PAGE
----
The Directors Guild of America has voted on a tentative deal that would avoid taking strike action.
Variety reports that the DGA arrived at a tentative three-year labour deal with the Hollywood studios and streamers after what the outlet describes as “a bruising skirmish.”
In a statement, the DGA’s negotiating committee lauded the deal reached with the Alliance of Motion Picture and Television Producers as “a historic new three-year collective bargaining agreement.” The deal will be put to a vote on Tuesday.
“We have concluded a truly historic deal,” said Jon Avnet, chair of the DGA’s negotiations committee. “It provides significant improvements for every director, assistant director, unit production manager, associate director and stage manager in our guild. In these negotiations we made advances on wages, streaming residuals, safety, creative rights and diversity, as well as securing essential protections for our members on new key issues like artificial intelligence — ensuring DGA members will not be replaced by technological advances.”
“This deal recognizes the future of our industry is global and respects the unique and essential role of directors and their teams as we move into that future,” added DGA president Lesli Linka Glatter.
According to Variety, highlights of the deal include increases in wages and benefits, an increase in worldwide streaming residuals (and more transparency in how those residuals are calculated), and an agreement that directors won’t be replaced by AI.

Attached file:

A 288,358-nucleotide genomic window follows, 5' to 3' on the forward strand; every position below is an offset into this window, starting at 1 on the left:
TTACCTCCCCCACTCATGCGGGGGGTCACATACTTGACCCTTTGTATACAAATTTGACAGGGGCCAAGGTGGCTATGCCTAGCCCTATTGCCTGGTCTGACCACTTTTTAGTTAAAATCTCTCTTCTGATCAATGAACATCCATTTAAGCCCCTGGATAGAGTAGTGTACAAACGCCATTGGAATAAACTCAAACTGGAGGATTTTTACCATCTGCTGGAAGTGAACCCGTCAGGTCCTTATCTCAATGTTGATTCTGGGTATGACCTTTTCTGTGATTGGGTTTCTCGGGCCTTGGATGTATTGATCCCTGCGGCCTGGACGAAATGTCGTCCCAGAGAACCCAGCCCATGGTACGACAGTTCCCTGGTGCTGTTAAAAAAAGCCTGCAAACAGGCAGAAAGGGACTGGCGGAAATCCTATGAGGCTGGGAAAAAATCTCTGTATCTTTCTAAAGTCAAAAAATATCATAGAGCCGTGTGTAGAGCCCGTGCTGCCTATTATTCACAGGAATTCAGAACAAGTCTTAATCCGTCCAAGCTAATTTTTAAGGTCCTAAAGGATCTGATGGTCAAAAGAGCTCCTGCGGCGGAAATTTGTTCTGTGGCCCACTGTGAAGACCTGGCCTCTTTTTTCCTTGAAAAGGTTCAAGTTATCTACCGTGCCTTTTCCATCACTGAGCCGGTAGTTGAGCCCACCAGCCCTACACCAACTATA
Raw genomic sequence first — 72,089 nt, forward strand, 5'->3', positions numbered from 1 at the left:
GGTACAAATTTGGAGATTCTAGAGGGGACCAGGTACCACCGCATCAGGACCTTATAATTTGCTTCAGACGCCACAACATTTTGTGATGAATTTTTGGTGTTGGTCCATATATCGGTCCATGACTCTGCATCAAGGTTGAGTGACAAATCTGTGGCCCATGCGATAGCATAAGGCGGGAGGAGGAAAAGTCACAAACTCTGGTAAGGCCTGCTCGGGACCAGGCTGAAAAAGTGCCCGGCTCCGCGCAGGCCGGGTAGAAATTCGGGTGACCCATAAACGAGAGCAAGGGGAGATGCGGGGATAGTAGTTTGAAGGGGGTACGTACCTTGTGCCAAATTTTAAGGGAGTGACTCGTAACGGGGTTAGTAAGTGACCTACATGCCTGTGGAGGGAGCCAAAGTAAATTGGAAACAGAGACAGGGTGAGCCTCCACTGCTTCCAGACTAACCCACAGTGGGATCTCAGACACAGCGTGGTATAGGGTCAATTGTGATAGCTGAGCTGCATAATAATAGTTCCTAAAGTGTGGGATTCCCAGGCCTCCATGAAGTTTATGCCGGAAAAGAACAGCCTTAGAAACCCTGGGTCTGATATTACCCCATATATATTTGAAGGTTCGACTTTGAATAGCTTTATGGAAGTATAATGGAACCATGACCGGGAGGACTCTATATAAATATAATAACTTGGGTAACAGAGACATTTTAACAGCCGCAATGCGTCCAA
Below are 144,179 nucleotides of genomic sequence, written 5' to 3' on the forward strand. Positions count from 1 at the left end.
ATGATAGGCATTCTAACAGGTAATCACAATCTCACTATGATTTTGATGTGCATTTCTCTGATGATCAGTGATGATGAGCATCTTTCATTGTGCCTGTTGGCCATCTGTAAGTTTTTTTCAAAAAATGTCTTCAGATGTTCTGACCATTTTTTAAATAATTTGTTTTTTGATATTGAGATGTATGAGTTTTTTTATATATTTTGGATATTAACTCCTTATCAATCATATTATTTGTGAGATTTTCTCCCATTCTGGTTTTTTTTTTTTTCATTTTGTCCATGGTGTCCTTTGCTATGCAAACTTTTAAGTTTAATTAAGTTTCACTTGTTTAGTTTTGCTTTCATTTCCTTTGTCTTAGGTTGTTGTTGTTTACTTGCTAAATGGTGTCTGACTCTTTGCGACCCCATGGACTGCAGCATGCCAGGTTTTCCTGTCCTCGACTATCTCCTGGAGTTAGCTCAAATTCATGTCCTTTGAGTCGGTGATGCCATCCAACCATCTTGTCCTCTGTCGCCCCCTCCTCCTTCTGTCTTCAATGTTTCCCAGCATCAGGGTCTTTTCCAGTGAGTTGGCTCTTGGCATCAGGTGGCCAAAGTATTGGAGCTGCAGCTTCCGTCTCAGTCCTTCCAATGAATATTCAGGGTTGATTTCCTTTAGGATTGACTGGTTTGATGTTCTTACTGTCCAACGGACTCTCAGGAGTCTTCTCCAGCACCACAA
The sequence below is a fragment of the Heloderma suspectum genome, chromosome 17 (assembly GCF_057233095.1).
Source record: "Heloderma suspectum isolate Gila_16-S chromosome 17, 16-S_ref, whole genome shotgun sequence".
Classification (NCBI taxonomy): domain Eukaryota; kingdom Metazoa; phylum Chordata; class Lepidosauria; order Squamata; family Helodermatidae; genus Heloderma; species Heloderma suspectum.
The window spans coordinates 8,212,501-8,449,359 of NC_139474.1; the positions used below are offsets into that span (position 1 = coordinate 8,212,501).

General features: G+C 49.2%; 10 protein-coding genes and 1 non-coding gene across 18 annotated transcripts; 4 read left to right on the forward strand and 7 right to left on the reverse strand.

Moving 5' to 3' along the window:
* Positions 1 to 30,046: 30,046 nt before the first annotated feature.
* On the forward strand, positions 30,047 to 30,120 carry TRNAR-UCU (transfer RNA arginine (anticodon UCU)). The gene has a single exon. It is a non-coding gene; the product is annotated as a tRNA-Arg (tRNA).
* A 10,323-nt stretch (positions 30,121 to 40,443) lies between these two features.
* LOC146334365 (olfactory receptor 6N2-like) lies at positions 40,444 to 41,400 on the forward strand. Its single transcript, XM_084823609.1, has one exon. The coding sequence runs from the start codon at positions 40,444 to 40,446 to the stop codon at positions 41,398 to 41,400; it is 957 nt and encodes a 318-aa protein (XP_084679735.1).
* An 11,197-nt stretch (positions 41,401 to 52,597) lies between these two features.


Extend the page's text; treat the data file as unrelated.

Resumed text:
In the meantime, the Writers Guild of America is continuing the strike action that began May 1. With no signs that an agreement will be reached, the WGA strike has already led numerous film and television productions to shut down, and will likely crater the networks’ fall television schedule.
Up next, SAG-AFTRA — the union that represents actors — will come to the end of its contract on June 30, and may follow the WGA’s lead by voting to strike.
In a statement on the organization’s website, SAG-AFTRA president Fran Drescher expressed solidarity with writers.
“As I wrote to you last week, and have said many times, union solidarity is crucial. Unions gain strength by supporting each other and the WGA fight is a righteous one,” the “Nanny” star wrote.
“We are united in support of the WGA and I thank all of the SAG-AFTRA members who are showing solidarity with their strike,” she continued, adding, “As a member of the WGA, I can say firsthand the contributions made by writers cannot be undermined, diminished or cheapened. I’ve said it a thousand times, ‘If it ain’t on the page, it ain’t on the stage!'”
SAG-AFTRA’s negotiations begin June 7.